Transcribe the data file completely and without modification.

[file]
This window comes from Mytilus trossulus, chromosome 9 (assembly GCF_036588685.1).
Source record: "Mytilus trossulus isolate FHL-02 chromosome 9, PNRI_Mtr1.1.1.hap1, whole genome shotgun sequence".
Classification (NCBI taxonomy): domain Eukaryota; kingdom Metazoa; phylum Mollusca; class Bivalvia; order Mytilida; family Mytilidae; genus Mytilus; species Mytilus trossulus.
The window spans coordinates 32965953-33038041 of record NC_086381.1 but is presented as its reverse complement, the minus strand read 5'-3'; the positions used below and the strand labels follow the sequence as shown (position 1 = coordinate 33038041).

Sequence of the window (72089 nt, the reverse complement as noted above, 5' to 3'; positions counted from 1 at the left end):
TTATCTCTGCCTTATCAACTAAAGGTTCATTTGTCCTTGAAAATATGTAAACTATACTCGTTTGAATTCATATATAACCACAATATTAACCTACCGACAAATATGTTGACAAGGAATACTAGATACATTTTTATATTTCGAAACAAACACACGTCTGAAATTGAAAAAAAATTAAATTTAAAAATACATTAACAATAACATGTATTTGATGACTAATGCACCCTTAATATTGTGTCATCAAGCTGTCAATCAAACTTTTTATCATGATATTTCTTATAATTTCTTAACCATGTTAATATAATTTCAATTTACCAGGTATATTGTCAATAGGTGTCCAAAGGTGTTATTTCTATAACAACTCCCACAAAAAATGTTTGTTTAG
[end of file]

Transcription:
This window comes from Mytilus trossulus, chromosome 9 (assembly GCF_036588685.1).
Source record: "Mytilus trossulus isolate FHL-02 chromosome 9, PNRI_Mtr1.1.1.hap1, whole genome shotgun sequence".
Classification (NCBI taxonomy): domain Eukaryota; kingdom Metazoa; phylum Mollusca; class Bivalvia; order Mytilida; family Mytilidae; genus Mytilus; species Mytilus trossulus.
The window spans coordinates 32965953-33038041 of record NC_086381.1 but is presented as its reverse complement, the minus strand read 5'-3'; the positions used below and the strand labels follow the sequence as shown (position 1 = coordinate 33038041).

Sequence of the window (72089 nt, the reverse complement as noted above, 5' to 3'; positions counted from 1 at the left end):
TTATCTCTGCCTTATCAACTAAAGGTTCATTTGTCCTTGAAAATATGTAAACTATACTCGTTTGAATTCATATATAACCACAATATTAACCTACCGACAAATATGTTGACAAGGAATACTAGATACATTTTTATATTTCGAAACAAACACACGTCTGAAATTGAAAAAAAATTAAATTTAAAAATACATTAACAATAACATGTATTTGATGACTAATGCACCCTTAATATTGTGTCATCAAGCTGTCAATCAAACTTTTTATCATGATATTTCTTATAATTTCTTAACCATGTTAATATAATTTCAATTTACCAGGTATATTGTCAATAGGTGTCCAAAGGTGTTATTTCTATAACAACTCCCACAAAAAATGTTTGTTTAG